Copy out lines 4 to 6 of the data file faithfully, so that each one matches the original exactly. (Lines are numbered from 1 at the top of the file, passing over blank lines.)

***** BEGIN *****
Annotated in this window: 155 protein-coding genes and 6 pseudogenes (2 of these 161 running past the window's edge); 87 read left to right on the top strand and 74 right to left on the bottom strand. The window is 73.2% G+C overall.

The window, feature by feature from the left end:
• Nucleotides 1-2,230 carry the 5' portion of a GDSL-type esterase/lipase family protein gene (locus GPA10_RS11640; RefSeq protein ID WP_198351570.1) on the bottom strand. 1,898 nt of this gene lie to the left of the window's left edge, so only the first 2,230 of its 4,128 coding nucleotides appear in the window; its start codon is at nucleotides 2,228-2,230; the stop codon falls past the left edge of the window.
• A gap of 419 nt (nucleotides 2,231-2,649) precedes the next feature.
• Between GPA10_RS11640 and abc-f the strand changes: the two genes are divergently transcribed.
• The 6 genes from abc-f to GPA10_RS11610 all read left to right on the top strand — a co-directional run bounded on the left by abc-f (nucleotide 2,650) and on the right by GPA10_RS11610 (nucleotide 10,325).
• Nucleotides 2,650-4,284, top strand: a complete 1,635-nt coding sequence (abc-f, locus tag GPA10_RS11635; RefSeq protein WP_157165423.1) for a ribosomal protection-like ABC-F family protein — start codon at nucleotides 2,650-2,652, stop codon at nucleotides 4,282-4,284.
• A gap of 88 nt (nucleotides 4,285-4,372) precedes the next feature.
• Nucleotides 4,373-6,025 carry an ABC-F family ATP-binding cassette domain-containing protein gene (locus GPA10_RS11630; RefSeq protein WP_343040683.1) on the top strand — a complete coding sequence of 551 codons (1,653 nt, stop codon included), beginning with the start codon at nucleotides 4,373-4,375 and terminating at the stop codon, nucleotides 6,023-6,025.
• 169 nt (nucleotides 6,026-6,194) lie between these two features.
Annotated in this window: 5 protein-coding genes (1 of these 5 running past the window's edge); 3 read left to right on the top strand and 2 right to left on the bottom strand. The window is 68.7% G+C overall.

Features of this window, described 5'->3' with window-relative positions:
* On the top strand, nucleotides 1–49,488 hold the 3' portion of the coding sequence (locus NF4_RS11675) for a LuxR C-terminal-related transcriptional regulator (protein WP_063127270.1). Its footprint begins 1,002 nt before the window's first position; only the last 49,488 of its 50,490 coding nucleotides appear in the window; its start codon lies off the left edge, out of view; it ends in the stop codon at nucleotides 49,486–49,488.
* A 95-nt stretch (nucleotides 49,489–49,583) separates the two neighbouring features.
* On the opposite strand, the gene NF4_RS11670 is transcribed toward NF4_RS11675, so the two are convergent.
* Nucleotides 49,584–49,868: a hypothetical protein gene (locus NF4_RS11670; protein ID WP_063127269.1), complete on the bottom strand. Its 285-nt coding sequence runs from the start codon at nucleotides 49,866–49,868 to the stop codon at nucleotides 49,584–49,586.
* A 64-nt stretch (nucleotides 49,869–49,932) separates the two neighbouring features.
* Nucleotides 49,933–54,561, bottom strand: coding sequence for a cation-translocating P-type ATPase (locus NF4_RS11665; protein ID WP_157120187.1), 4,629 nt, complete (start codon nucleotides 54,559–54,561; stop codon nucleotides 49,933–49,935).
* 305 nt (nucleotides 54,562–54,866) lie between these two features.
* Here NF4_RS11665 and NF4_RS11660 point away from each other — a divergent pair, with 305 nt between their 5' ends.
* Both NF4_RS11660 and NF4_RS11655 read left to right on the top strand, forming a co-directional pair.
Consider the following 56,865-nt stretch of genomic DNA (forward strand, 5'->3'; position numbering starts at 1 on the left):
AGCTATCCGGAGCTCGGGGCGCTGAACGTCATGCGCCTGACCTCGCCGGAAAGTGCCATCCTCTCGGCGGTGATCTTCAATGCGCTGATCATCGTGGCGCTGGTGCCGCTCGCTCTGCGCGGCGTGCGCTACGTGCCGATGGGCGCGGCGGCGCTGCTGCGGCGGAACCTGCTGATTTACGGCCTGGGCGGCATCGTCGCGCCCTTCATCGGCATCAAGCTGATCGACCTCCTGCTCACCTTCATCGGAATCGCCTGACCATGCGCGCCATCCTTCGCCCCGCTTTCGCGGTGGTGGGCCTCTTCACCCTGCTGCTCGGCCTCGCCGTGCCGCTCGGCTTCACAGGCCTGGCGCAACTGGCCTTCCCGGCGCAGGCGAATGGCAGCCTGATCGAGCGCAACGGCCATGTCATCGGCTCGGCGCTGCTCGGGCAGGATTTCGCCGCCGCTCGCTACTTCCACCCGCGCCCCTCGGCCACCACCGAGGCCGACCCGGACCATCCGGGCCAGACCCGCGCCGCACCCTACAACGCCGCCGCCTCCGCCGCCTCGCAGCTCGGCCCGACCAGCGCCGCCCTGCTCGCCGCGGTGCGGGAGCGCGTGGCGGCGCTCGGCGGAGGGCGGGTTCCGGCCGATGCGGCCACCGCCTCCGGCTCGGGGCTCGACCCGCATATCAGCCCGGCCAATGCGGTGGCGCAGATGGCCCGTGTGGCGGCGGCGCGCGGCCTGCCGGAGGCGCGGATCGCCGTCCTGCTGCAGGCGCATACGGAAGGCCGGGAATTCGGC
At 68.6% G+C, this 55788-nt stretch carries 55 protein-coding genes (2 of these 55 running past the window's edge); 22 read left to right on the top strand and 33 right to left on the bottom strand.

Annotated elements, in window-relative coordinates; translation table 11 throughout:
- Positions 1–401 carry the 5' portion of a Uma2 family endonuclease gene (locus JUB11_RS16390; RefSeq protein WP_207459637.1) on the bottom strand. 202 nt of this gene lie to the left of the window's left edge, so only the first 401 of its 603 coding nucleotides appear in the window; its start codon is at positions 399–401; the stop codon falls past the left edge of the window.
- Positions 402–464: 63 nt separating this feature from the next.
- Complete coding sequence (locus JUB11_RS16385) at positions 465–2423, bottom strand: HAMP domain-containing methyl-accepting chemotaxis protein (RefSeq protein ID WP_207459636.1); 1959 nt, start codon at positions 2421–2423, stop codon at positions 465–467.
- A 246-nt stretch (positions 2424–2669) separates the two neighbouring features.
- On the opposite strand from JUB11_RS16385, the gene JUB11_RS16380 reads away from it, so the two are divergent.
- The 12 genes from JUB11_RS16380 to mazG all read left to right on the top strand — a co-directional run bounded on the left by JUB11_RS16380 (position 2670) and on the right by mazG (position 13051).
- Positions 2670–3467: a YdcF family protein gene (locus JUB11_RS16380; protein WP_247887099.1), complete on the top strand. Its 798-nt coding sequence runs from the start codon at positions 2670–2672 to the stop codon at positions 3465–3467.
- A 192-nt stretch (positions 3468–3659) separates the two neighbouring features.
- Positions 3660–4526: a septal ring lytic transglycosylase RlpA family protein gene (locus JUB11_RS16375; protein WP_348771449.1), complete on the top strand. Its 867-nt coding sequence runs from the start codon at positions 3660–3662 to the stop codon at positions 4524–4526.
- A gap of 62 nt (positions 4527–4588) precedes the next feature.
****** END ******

• A gap of 419 nt (nucleotides 2,231-2,649) precedes the next feature.
• Between GPA10_RS11640 and abc-f the strand changes: the two genes are divergently transcribed.
• The 6 genes from abc-f to GPA10_RS11610 all read left to right on the top strand — a co-directional run bounded on the left by abc-f (nucleotide 2,650) and on the right by GPA10_RS11610 (nucleotide 10,325).